The Roman Catholic Church in Spain has acknowledged that condoms could play a role in the global fight against Aids.
The Lancet research promotes abstention, fidelity and condoms
The comments mark an apparent shift from traditional Roman Catholic teachings which ban condoms because they are a form of contraception.
But a spokesman for Spanish bishops said the use of condoms and practising sexual restraint appeared to be the best strategy to tackle the disease.
He added that this was backed by the most recent scientific research.
"The Church is very worried and interested by this problem, and its position is backed by scientific proposals such as the one published in the prestigious magazine the Lancet," Bishop Juan Antonio Martinez Camino said.
"The time has come, the Lancet magazine says, for a joint strategy in the prevention of such a tragic pandemic as Aids, and contraception has a place in a global approach to tackling Aids."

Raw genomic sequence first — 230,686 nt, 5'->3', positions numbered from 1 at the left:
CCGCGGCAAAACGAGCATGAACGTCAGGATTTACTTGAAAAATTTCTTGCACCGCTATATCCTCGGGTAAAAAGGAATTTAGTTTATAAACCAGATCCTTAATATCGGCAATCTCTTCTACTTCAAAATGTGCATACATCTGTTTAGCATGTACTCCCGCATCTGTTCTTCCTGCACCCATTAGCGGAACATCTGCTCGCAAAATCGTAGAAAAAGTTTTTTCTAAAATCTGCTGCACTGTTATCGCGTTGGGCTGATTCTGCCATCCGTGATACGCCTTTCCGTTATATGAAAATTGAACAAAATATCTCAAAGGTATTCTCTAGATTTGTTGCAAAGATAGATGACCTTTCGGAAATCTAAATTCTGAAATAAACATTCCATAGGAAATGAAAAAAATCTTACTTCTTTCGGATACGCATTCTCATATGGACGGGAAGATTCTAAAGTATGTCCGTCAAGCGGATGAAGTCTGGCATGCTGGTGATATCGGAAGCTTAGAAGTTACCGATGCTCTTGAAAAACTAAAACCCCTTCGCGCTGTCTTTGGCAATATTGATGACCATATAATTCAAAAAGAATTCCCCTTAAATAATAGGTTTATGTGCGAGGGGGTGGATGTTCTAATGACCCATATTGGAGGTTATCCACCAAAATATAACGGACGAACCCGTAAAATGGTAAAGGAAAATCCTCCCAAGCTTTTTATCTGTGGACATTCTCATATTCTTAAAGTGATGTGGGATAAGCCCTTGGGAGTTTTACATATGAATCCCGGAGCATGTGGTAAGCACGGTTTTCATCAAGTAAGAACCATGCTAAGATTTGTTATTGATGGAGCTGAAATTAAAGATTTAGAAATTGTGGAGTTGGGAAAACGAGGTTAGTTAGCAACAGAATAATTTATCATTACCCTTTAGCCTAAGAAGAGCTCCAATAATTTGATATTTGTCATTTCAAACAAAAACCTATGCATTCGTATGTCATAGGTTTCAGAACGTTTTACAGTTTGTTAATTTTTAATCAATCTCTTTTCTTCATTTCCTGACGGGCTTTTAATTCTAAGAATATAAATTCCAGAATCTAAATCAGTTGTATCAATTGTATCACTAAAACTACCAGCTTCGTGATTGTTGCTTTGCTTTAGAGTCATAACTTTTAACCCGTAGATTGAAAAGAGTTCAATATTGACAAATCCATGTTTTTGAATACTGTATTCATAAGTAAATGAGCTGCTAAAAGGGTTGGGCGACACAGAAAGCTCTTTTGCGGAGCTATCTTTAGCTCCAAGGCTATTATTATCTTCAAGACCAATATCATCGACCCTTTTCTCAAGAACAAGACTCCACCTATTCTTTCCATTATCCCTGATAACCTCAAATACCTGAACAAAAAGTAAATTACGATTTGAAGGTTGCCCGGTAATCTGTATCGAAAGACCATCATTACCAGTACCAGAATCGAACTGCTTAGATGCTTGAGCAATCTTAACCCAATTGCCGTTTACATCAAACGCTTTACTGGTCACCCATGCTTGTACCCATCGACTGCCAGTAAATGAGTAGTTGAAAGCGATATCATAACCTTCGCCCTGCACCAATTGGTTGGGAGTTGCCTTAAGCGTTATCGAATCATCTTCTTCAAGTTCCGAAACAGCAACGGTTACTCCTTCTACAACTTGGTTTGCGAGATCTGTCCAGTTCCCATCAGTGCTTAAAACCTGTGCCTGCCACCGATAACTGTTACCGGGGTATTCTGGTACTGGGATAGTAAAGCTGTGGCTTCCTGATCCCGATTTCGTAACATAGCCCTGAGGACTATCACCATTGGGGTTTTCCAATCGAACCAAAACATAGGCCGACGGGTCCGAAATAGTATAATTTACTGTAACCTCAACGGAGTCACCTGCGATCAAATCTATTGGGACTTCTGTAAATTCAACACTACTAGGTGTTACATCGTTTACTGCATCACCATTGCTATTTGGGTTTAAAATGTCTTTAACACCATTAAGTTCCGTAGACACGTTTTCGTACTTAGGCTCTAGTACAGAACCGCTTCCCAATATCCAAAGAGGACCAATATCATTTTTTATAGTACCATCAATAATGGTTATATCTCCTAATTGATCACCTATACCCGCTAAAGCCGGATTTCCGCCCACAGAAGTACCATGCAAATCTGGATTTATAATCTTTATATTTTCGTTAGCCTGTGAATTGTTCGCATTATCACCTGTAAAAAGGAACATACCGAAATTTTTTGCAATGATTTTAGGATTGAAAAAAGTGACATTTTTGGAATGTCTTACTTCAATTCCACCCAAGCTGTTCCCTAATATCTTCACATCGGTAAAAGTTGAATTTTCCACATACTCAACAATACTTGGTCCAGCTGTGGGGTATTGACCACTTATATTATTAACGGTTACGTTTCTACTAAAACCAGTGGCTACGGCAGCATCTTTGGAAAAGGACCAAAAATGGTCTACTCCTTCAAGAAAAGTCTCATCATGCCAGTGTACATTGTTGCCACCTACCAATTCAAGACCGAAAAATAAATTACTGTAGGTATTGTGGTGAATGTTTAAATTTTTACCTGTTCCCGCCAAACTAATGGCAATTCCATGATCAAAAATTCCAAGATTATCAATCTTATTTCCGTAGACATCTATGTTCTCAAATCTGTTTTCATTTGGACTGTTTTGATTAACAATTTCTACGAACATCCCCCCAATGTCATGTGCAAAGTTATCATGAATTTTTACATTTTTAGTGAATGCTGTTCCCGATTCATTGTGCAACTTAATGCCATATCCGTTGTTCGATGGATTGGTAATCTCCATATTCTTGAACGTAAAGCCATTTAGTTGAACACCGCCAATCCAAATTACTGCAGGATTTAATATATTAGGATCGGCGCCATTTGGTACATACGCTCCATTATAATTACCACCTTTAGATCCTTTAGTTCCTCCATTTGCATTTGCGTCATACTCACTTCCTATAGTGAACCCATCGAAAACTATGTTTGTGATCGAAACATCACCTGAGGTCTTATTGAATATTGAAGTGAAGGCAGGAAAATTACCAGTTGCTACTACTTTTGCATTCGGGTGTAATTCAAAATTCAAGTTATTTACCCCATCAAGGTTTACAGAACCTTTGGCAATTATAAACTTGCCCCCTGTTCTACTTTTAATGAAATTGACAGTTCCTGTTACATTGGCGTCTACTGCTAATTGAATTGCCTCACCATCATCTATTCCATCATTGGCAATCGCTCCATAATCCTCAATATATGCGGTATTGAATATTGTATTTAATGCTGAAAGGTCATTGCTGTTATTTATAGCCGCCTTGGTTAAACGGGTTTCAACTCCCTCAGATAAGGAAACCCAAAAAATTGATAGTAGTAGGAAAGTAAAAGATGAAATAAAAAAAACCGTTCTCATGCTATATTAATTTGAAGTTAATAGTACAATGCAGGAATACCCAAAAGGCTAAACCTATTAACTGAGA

His statement followed a meeting with Health Minister Elena Salgado.
According to Spanish government figures there are more than 120,000 adults living with HIV/Aids in Spain, where the disease has caused 42,149 deaths. It is estimated that eight people a day become infected with the virus in Spain.
Correspondents say the comments by the spokesman for the Spanish Bishops' Conference could avoid a clash between the Catholic Church and the socialist government - which promotes the use of condoms and has announced that it supports a new law allowing homosexual marriage.
The Roman Catholic Church remains a powerful voice in Spain.
The Vatican has not issued a definitive statement on the use of condoms, but many of its officials oppose campaigns promoting them.
Last year the European Union criticised a Vatican paper that claimed that HIV - the virus which leads to Aids - can pass through latex condoms and cause infection.